The decision to forgo social media is extremely costly. Executives at an organization that is fearful of embracing social media is clearly fearful of losing control or power over the way information is shared with the public. Transparency and a willingness to engage with various communities in an open environment has easily become a prescription to improving, and maintaining, a positive image. The ultimate reality, and wake-up call, is that an organization’s potential customers, volunteers, and additional stakeholders are already online and using social media platforms to connect with individuals all over the world.

 Ultimately, an organization needs to have a presence on social media platforms before attempting to increase audience or outreach efforts through traditional media tools. Otherwise, an organization is very well ignoring a sizable number of people who very well may be interested in the work it does, or products it makes, by the company not exploiting social media.

“This needs to change. We are convinced that organizations that develop a critical mass of leaders who master the six dimensions of organizational media literacy will have a brighter future.”

The second point emphasized by McKinsey Quarterly builds organizational value in the skill-sets of leaders (read: not managers) who are ready and loaded to exploit the extremely deep potential of social media. Not only can organizations connect and encourage two-way communication with various external audiences, but the potential also exists to utilize internal social networking capabilities to help inter and cross-divisional employees/volunteers to work collaboratively to solve organizational problems.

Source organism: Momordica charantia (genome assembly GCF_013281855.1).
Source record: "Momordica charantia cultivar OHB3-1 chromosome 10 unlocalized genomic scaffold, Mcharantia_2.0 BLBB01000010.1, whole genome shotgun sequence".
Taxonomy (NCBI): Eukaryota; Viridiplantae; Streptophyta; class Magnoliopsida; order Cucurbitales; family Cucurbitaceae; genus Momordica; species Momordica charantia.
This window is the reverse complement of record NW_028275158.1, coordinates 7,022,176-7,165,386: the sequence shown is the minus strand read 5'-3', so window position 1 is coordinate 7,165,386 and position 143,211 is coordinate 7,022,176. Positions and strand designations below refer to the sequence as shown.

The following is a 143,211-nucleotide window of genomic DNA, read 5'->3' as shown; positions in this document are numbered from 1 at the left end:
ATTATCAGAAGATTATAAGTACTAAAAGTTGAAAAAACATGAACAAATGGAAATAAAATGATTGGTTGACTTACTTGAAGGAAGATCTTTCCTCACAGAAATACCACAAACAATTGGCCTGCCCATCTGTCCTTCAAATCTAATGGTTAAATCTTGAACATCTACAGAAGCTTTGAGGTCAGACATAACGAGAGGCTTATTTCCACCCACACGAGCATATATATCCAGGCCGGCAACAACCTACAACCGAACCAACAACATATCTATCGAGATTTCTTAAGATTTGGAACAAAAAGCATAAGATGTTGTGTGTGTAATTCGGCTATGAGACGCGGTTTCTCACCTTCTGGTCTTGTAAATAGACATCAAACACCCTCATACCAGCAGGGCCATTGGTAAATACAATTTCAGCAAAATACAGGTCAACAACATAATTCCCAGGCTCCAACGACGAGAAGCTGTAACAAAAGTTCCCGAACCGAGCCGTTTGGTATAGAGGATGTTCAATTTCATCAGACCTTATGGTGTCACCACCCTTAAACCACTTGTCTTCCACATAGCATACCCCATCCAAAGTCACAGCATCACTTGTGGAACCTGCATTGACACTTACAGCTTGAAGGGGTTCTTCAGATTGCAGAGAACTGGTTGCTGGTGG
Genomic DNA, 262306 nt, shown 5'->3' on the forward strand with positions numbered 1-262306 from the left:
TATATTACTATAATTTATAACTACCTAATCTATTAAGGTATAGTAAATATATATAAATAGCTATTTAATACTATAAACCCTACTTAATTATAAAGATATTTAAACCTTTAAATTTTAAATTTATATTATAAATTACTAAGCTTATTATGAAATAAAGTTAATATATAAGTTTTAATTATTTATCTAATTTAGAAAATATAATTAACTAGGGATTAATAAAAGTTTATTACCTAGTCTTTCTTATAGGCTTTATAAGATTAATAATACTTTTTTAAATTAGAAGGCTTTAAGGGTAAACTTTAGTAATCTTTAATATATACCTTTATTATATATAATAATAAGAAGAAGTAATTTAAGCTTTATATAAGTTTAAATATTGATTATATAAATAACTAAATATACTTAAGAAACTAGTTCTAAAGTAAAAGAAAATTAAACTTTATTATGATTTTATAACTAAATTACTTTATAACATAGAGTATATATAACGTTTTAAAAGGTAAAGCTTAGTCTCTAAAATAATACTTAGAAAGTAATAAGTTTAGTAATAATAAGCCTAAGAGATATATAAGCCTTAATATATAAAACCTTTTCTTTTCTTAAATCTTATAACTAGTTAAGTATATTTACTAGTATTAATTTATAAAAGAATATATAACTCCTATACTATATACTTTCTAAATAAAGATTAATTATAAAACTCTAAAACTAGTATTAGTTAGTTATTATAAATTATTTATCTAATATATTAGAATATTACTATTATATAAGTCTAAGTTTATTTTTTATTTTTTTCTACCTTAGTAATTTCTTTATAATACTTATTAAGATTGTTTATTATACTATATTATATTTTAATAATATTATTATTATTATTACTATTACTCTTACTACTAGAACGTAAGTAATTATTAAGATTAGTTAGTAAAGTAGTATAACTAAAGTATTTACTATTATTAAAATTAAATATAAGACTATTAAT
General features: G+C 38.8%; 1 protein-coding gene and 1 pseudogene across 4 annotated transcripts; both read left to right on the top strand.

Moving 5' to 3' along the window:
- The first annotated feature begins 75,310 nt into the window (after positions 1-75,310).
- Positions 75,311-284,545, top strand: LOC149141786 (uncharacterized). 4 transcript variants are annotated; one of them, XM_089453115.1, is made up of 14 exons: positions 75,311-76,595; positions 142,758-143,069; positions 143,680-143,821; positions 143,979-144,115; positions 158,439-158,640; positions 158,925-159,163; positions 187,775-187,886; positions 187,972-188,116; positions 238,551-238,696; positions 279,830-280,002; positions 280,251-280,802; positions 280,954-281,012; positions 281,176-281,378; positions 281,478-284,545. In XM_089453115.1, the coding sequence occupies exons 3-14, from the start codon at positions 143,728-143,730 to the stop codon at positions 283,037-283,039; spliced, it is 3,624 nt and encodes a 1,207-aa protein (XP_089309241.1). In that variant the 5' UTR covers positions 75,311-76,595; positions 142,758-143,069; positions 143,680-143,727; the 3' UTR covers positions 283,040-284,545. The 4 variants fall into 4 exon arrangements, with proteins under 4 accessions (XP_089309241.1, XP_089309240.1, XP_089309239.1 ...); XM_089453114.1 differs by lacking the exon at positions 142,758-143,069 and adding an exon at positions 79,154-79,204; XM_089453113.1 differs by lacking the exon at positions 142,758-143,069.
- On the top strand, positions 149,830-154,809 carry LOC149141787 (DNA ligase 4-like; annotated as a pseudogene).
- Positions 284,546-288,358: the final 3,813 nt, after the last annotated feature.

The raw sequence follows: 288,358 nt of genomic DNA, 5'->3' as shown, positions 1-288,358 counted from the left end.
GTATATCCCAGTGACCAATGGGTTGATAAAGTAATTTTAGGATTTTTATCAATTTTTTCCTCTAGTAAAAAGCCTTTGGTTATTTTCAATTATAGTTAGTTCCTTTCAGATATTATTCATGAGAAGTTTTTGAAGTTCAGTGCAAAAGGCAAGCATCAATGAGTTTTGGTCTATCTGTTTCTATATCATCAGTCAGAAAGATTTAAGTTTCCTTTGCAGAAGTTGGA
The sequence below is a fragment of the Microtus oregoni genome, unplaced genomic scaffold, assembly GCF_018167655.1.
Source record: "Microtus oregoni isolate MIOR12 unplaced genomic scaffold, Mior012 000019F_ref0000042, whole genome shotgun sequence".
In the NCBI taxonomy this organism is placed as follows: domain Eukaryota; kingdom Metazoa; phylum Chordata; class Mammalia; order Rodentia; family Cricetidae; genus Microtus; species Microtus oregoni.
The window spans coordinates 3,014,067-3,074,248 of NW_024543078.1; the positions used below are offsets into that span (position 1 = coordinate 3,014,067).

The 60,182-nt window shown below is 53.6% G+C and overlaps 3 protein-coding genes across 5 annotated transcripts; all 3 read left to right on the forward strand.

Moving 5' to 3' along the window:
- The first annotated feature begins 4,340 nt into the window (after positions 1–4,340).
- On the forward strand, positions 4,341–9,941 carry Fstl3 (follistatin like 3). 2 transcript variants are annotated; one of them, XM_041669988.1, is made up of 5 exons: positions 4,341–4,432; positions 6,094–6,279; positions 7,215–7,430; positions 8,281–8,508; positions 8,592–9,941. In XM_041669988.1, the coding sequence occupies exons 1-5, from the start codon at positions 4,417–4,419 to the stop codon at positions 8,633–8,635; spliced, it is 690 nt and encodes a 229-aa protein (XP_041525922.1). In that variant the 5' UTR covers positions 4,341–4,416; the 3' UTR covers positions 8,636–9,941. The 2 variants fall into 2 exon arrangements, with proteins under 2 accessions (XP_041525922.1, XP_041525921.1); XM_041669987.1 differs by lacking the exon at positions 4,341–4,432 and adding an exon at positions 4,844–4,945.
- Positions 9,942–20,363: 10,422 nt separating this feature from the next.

Strategic communicators know very well the benefits of marketing and brand building through well known social networks to customers, but the largely untapped talent of an organization’s employees or volunteers also provides a wealth of opportunity to reach an even larger pot of people. If encouraged, and with appropriate legal understanding that doesn’t jeopardize any corporate sensitivities, employees and volunteers can engage with friends and family through internal organization networks to help solve product issues or to field organization recommendations for new products or outreach avenues. Realistically, the potential is endless. Ultimately, it will depend on leaders at multiple levels of an organization providing the positive influence on developing social media processes and encouraging exploitation of said processes that build a positive image for the organization and engage with the respective audience.